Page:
Renton requires registration for all monitored alarm systems

False alarms cost the city $350,000 a year in police staff time.

All homes and businesses in Renton city limits are now required to register their monitored alarm systems with the city and pay a one-time $25 registration fee. The move is part of an ordinance passed last year to decrease false alarm calls to the Renton Police Department and free up police time and resources.

The false alarm ordinance, approved in late December 2018 by the Renton City Council, changed from its original wording, which would have required all monitored alarm owners to get a permit. The registration process was easier than permitting and also offered more legal protection for the city, the Renton Reporter previously reported.

All registered users will have a 90-day grace period, which began May 1. The users will then be allowed one false alarm call, and after that, the user is charged $100 for one false alarm, then $250 for three or more false alarms in the same year. After eight, the user is charged another $250 and their registration is removed.

Those who don’t register their monitored alarm system will receive a $50 fee.

The registration requires annual renewal at no charge, and registrations are non-transferable. Those users who currently have alarm permits need to register for the new system at rentonwa.gov/falsealarm.

The police department has been sending two officers to every possible break-in. In 2016, it cost the Renton Police Department $357,235.79 to respond to alarm calls. On average, it costs the city $350,000 a year in unproductive staff time. False alarms in 2017 and 2018 were not tracked because there was no false alarm program.

“You’d rather have (officers) patrolling at night, having an active presence in the area, than being pulled to a building downtown three times a week because an alarm is going off,” Councilmember Armondo Pavone said in a previous interview. “This is not an attempt to generate revenue. This is an attempt to stop a small percent of users who cause this to take care of their systems.”

Another goal is to stop those users from alarm negligence. Pavone said that 20% of alarm users caused 80% of the false calls.

In a previous article, Renton Police Community Programs Coordinator Cyndie Parks said the previous alarm ordinance has been inoperable since 2016 because of outdated wording. The department began working with a private company to create a new alarm ordinance that would follow other cities’ false alarm ordinances, like Auburn and Bellevue.

The police department’s False Alarm Reduction Program is being managed by an outside company, CryWolf False Alarm Solutions.

“After a few years of research, it was recognized the city needed a more cost-effective option to offer the public, which lead us to partner with a private company to manage these efforts,” the Renton Police Department states on its website.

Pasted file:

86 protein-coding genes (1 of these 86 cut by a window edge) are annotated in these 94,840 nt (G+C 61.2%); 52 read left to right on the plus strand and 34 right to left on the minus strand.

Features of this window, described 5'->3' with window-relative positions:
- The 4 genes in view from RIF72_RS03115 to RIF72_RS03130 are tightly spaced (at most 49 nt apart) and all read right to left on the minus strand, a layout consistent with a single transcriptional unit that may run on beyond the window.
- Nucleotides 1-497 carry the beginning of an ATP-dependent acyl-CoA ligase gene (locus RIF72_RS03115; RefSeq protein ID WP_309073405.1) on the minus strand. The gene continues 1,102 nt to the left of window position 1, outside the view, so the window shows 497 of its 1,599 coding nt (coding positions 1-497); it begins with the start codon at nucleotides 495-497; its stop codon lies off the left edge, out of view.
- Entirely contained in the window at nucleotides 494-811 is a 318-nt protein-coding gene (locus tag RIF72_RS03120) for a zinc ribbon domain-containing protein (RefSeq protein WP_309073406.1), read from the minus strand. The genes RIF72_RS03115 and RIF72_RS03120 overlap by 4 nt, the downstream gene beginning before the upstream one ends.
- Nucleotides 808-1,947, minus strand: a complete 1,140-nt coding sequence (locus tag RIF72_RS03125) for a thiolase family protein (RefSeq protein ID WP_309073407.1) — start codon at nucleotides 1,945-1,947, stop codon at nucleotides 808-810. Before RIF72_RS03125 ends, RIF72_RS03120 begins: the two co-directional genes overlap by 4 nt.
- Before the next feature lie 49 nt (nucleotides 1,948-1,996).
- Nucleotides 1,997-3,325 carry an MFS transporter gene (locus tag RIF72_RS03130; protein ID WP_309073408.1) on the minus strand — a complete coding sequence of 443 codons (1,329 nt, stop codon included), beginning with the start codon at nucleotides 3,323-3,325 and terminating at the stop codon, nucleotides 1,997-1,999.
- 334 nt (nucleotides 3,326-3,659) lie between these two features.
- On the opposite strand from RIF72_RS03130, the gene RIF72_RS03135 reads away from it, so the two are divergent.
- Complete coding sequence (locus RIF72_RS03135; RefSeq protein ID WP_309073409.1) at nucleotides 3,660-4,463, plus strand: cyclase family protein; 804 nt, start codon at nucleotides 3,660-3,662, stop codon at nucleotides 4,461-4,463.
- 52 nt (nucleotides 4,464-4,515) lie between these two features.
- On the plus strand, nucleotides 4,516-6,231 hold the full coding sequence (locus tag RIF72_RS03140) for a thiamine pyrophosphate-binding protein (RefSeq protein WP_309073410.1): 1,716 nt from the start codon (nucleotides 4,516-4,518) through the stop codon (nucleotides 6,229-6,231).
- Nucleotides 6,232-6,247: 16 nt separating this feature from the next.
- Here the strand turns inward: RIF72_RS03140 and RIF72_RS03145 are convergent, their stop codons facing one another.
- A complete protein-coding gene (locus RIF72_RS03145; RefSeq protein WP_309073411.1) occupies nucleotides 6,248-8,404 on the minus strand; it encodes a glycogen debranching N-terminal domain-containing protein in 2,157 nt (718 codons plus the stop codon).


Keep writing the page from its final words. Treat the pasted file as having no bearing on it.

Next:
According to the police department, an appeal process will be available for users who feel fines or fees were unduly assessed.

The Renton Reporter previously covered the original wording of the ordinance, which was delayed, and the passing in December 2018.

Ways to avoid false alarms

• Do routine maintenance on the alarm system and sensors.

• Make sure those with authorization to enter the house or business have the proper codes.

• If the alarm is triggered, punch in the proper code to cancel the alarm. You will only be charged if police arrive at the destination and confirm is was a false alarm.

• Consider possible circumstances that could set off motion sensors in your home, such as pets or balloons, in order to avoid them.

More in News

File photo
$30 car tab proposal returns to ballot in November

Tim Eyman-led initiative would restrict car tabs and transportation benefit districts in Washington.

File photo
King County alcohol production ordinance could be approved by year’s end

Update to county code has been more than a year in the making.

Bring Fido and a can of food to support local animal shelters

“You Lucky Dog!” is more than an expression, it’s an event in… Continue reading

Renton Schools Foundation to host gala

To celebrate 10 years and welcome a new executive director, the Renton… Continue reading

Carol Ann Witschi
Witschi’s seat to stay vacant till election

Renton City Council has decided to leave councilmember Carol Ann Witschi’s seat… Continue reading

Photo by Haley Ausbun. Faith-Maria, a third grader at St. Anthony Elementary School in Renton, asked Make-a-Wish to share her wish with her school, which resulted in two new smart boards. Faith-Maria with her family at the unveiling, Sept. 12.
A selfless wish for Renton schools

Faith-Maria Nguyen uses Make-A-Wish to provide school a smart board

Photo by Haley Ausbun. RESP union members attended the Sept. 11 Renton School Board meeting to make their story heard as they continue to negotiate for a new contract with the district.
Union leader: ‘Give us what we deserve’

Update: Paraprofessionals and staff have reached a tentative agreement with the Renton School District

Photo by Haley Ausbun. Photo left to right: David Rodriguez, Tony Ventrella, Rachel Chronister, Marla Veliz, Reagan Dunn, and Gavin Hunt at the Sept. 10 ribbon cutting for the New Horizon School van, gifted by King County Councilmember Reagan Dunn through the retired van program.
County van to increase New Horizon’s inclusivity

A vehicle gifted to a school for students with learning disabilities will support outreach

Photo by Haley Ausbun. Tiffany Park Elementary School teachers and parents hold up signs before the Sept. 11 Renton School Board meeting, over the loss of a fourth grade classroom that reorganized the fourth and fifth graders at the school.
Teacher changes shake up parents’ confidence in Renton schools

A quick staffing change and classroom switch has parents questioning Renton School District

Most Read